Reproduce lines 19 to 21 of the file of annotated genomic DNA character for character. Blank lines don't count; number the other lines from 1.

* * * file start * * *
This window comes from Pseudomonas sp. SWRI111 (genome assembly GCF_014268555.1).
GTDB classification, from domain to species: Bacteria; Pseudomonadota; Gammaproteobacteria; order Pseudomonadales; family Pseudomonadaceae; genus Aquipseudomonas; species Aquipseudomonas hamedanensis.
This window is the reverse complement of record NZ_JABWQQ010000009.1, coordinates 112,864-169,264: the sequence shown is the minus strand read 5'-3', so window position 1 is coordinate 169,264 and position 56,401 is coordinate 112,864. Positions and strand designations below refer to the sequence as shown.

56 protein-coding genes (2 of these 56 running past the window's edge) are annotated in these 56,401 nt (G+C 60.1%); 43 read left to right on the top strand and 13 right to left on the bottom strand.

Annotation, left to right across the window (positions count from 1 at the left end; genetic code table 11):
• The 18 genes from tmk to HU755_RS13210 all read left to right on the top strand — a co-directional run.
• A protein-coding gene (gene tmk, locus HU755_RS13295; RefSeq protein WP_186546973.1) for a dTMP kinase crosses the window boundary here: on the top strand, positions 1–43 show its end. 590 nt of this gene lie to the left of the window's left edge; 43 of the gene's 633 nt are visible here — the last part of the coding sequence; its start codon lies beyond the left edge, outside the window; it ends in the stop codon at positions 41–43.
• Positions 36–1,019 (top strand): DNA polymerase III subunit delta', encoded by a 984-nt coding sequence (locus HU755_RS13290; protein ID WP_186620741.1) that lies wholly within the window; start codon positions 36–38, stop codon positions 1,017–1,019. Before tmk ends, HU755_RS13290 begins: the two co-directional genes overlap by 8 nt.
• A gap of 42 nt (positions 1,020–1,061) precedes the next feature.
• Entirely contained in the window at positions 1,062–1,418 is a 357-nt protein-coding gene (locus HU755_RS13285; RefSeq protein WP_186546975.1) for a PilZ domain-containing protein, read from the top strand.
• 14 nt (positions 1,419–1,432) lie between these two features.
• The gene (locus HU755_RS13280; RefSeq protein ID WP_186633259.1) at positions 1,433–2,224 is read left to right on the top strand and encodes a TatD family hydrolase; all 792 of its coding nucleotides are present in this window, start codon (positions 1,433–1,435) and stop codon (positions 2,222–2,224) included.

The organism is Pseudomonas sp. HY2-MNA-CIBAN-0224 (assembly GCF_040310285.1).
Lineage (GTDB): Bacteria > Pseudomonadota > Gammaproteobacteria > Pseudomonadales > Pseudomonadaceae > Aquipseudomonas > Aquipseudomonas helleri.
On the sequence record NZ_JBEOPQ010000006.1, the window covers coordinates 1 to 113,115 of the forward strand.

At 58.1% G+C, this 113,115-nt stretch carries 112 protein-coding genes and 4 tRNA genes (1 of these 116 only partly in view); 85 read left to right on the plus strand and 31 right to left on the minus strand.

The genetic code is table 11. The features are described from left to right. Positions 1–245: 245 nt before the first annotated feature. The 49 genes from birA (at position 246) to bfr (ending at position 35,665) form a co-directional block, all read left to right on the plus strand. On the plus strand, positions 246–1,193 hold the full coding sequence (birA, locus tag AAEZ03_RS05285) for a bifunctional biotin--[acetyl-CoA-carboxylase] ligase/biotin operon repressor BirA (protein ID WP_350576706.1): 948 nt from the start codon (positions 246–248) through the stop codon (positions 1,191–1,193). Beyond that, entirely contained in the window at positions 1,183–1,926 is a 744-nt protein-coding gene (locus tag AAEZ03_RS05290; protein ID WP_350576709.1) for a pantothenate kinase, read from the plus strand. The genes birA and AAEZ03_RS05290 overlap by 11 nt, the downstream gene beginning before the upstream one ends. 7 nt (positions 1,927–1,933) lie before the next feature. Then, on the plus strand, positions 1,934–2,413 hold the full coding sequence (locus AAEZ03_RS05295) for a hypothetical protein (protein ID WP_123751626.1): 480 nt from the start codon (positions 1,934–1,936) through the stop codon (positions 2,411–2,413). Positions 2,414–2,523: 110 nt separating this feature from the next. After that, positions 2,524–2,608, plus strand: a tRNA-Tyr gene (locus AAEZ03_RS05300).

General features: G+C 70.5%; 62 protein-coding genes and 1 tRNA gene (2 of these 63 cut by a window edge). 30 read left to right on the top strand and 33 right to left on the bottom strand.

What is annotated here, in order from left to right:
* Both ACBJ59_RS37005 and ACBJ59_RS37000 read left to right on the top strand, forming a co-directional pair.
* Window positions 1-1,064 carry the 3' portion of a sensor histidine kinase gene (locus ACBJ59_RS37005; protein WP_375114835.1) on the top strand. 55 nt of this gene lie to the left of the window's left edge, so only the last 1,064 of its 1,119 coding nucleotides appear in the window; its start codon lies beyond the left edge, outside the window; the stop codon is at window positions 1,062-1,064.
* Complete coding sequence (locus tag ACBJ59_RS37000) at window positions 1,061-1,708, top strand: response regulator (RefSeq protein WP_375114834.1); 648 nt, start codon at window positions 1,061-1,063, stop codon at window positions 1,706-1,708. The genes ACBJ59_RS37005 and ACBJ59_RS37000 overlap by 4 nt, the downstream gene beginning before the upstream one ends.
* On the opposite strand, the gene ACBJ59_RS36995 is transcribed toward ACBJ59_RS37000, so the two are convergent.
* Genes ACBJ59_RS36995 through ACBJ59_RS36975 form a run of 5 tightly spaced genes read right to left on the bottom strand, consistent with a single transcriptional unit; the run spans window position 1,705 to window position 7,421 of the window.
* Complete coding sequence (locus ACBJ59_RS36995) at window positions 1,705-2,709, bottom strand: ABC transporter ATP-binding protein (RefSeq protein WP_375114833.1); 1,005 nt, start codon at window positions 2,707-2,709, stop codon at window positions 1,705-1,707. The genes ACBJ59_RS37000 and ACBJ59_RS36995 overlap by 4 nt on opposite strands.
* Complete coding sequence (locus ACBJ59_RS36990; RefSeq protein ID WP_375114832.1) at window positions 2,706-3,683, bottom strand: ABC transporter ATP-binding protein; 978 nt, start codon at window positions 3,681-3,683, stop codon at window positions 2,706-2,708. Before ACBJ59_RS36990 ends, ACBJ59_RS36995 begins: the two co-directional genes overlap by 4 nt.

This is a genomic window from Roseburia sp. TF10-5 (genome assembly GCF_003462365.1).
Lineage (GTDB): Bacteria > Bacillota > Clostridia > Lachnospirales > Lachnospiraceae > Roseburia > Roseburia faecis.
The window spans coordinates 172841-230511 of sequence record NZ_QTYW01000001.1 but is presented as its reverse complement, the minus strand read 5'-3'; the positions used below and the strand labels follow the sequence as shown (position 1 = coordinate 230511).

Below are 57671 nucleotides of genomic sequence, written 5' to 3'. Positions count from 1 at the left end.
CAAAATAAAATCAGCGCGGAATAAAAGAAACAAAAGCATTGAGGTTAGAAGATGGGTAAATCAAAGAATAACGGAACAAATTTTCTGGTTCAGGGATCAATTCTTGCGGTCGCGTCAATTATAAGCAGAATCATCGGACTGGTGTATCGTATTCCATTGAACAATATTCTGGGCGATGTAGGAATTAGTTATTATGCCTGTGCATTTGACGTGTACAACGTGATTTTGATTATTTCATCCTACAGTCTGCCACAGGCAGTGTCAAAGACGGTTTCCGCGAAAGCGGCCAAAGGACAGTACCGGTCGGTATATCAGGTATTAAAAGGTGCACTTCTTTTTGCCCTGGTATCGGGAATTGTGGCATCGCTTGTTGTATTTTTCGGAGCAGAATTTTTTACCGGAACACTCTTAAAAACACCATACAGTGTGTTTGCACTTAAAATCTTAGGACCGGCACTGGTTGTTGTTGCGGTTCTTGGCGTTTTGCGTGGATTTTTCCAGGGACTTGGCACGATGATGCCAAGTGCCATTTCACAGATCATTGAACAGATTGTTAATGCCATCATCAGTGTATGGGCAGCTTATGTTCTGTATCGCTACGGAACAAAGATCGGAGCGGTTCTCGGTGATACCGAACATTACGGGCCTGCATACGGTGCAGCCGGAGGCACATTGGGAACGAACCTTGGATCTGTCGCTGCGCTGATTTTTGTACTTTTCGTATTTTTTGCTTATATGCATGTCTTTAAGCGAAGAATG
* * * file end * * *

What is annotated here, in order from left to right:
* Both ACBJ59_RS37005 and ACBJ59_RS37000 read left to right on the top strand, forming a co-directional pair.
* Window positions 1-1,064 carry the 3' portion of a sensor histidine kinase gene (locus ACBJ59_RS37005; protein WP_375114835.1) on the top strand. 55 nt of this gene lie to the left of the window's left edge, so only the last 1,064 of its 1,119 coding nucleotides appear in the window; its start codon lies beyond the left edge, outside the window; the stop codon is at window positions 1,062-1,064.